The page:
When you decide to go into business for yourself, you need to make sure all your bases are covered. This begins with learning your profession, acquiring the right credentials, and then registering your business.
Each profession has its own demands on all these fronts. And following them is essential to your success. But the difference between licensure and certification can be tricky. As such, you need to start with a basic understanding of what your line of work requires, and work from there.
An explanation of certification
In our quest to understand the difference between licensure and certification, it’s important to define each term. Let’s begin with certification.
Certification is an official document that confirms certain characteristics of a person, an object or an organization. For a professional, certification is a document that proves you have attained a certain level of knowledge or achievement that qualifies you for your line of work. Depending on what you do for a living, this can be through a single course, or a long-term study program. For example, you can get very specific levels of certification in a single four-hour session, while other certification programs, like those offered by universities, may take years.
Professional certification is generally required for landing a huge range of jobs. These include architecture, engineering, event planning and Pilates. That means you must have proven certification to work in these fields. Other fields like hospitality, marketing, and dance also have recommended certification programs. The difference here is that, while certification may help in landing a job, you do not need a certificate in order to work in these fields.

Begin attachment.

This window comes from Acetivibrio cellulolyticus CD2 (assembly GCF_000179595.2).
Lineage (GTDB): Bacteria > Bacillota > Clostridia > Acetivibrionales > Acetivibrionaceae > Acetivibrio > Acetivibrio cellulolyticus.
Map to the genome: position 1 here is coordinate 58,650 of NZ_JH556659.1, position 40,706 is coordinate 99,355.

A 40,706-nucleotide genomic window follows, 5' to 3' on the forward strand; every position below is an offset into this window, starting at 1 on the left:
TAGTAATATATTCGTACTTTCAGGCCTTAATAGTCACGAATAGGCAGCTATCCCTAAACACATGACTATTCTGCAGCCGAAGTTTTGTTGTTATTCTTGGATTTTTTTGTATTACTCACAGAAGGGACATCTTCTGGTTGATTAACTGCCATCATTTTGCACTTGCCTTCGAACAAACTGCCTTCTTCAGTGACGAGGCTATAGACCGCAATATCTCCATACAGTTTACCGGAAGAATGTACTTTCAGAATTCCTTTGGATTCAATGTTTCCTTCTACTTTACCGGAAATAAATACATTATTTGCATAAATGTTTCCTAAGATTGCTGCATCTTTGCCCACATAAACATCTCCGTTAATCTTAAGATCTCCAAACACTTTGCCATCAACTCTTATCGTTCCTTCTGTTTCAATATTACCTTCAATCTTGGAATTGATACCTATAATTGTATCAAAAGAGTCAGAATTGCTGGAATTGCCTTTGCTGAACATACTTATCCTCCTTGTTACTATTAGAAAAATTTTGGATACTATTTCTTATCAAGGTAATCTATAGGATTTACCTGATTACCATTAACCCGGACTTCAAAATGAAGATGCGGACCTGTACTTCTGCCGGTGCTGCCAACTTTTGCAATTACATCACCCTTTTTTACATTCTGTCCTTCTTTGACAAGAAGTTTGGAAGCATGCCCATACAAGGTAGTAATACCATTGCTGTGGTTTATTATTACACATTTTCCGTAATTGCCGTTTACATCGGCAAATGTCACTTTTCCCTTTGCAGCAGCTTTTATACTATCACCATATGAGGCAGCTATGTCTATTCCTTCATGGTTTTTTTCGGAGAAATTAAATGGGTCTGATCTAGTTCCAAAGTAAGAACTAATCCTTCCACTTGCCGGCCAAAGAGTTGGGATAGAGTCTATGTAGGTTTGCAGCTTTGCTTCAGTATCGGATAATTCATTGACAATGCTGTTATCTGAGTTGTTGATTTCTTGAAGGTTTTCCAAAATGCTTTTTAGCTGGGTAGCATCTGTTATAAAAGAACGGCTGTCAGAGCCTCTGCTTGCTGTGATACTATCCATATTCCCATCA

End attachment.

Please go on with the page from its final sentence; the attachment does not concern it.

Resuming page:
If you're working for yourself, certification also proves your credentials to customers. That is, it shows customers that you are a highly trained professional, which in turn can boost your business. In addition to proving your professionalism, certification also opens many doors. For example, you need certification to join many professional associations, which again, can help increase your credibility with customers.
An explanation of licensure
Now that we understand the need for certification, we need to establish what is the difference between certification and a license? For this we need to define licensure.
Basically, licensure is as it sounds – that is, it is proof that you are licensed to work in your profession. Unlike certification, licensure is a legal designation, with a clear set of requirements for each vocation. That means if you don’t have the right level of licensure for your job, you may be fined. In some cases, you could even risk jail time, if you are putting public safety at risk.
As such, many occupations that require certification also require licensing. For example, if you’re a doctor, you will need certification to show that you have completed your studies. But you will also need licensure in order to legally operate.
Sometimes, however, the laws around licensing are flexible. In these cases, people can work in a field with or without licensing. Think about what you might call yourself as a massage therapist. There’s a difference between licensed and certified massage therapist. If you do not have a license, you would call yourself a massage therapist. If you do have a license, you would call yourself a licensed massage therapist.